CLEARWATER — Fire departments from Treasure Island to Tarpon Springs and all points in between participated in Pinellas County’s 12th annual Fire Operations 101 event, held at the Fire Training Center behind Station 48 on Belcher Road in Clearwater on May 13. 

The ground operation for civilians, media members and elected officials was hosted by the Pinellas County Fire Chiefs Association and local International Association of Fire Fighters (IAFF) affiliates. It featured stations and demonstrations recreating situations department members face on a daily basis, including vehicle extrications, interior fire attacks, EMS and search-and-rescue operations.

Several local and state government officials, including state Rep. Lindsay Cross, attended the six-hour event, and many came away impressed with the intensity and authenticity of the drills.

“I’m so impressed with what the crews do,” Cross said as she observed the activities on a sweltering Saturday morning. “And I think it’s important for every elected official to come out here because it shows the importance of these crews and how they save lives and property on a daily basis.”

According to Rick Pauley, the Florida Professional Firefighters second district vice president, the fire ops event plays an important role in helping elected officials understand the challenges all fire fighters face.

“I think it’s incredibly important for elected officials to see what we do,” Pauley said as he surveyed the sprawling training site. A team from the Pinellas Suncoast Fire Rescue Department was conducting the vehicle extrications, Oldsmar Fire Rescue members assisted with the smoke-filled interior attack building and ladders from two Clearwater fire engines towered overhead. “I think it’s a real eye opener when it comes to the physicality of our job, and they see it can be very overwhelming. It’s not for those people who have claustrophobia or are afraid of the dark.”

Indeed, after taking his turn in the smoky, pitch-black environs of the interior attack building, Indian Rocks Beach City Commissioner Lan Vaughan said he had a newfound appreciation for the profession.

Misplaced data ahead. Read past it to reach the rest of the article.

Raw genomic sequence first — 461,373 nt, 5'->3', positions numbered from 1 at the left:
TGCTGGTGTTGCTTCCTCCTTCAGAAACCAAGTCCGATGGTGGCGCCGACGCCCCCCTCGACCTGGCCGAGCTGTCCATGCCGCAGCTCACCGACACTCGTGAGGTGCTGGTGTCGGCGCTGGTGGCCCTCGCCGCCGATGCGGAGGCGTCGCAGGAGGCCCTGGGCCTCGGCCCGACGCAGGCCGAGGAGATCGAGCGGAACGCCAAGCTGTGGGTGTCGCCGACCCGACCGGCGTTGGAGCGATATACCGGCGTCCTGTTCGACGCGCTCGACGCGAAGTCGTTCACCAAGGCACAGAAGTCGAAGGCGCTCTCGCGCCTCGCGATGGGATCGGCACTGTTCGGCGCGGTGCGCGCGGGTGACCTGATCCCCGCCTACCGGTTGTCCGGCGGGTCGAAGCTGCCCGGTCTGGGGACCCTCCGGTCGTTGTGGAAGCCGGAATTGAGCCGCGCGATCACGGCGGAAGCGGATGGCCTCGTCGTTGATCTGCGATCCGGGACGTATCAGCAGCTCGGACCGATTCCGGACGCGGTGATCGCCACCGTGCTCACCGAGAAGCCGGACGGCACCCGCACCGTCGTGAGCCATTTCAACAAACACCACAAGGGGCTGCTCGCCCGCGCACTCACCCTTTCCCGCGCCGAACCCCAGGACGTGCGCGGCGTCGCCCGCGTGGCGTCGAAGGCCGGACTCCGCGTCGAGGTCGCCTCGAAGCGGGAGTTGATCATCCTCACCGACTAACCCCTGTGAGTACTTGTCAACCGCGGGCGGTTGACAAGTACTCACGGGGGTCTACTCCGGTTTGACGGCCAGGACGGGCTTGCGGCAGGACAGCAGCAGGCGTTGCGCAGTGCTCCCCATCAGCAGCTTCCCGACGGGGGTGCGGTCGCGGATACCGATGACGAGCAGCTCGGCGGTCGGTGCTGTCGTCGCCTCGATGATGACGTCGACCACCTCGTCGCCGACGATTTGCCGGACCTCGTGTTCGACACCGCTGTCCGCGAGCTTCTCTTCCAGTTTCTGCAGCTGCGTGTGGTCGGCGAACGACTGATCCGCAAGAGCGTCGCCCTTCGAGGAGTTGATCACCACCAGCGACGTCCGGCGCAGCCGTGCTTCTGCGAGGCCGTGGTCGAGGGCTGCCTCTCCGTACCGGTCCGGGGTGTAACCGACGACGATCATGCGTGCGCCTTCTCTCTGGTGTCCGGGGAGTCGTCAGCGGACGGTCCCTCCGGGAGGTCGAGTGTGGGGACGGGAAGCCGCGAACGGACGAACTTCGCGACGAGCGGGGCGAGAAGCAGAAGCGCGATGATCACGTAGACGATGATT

“They told me to always look up so you can see if something falls on you, but you’re stepping through complete darkness,” Vaughan said as he removed his suit. He added that he’d rate the experience “a nine.”

Over at the vehicle extrication site, Oldsmar City Council member Andrew Knapp felt the heft of the Jaws of Life and cracked open a window while Indian Rocks Beach Commissioner Denise Houseberg watched.

“It’s an eye-opener, definitely,” Houseberg said when asked how she felt attending her first Fire Ops 101.

Pauley, who also serves as president of IAFF Local 47, praised the Clearwater department and Station 48 for hosting the event this year, the first time Fire Ops 101 has been held since the pandemic.

“Our partnership with CFD has been incredible,” he said, citing the large footprint and two-story tower as being highly beneficial for the operations. “It couldn’t have worked out better. Hopefully, we can do this every year because I think it’s important to be consistent so we can reach as many officials as possible.”

When asked why he felt the Fire Ops 101 event was beneficial for the attendees, who also included Oldsmar Mayor Dan Saracki and Belleair Bluffs commissioners Joe Barkley and Karen Rafferty, Pauley didn’t hesitate.

“When we’re negotiating for pay, benefits, and equipment, when commission members see our requests, they always ask us why we spend so much money,” he said. He related the story of an elected official who once questioned a department’s Gatorade budget before downing nine bottles of the rehydration drink during the drills. “But after they come out of here, they never ask why!”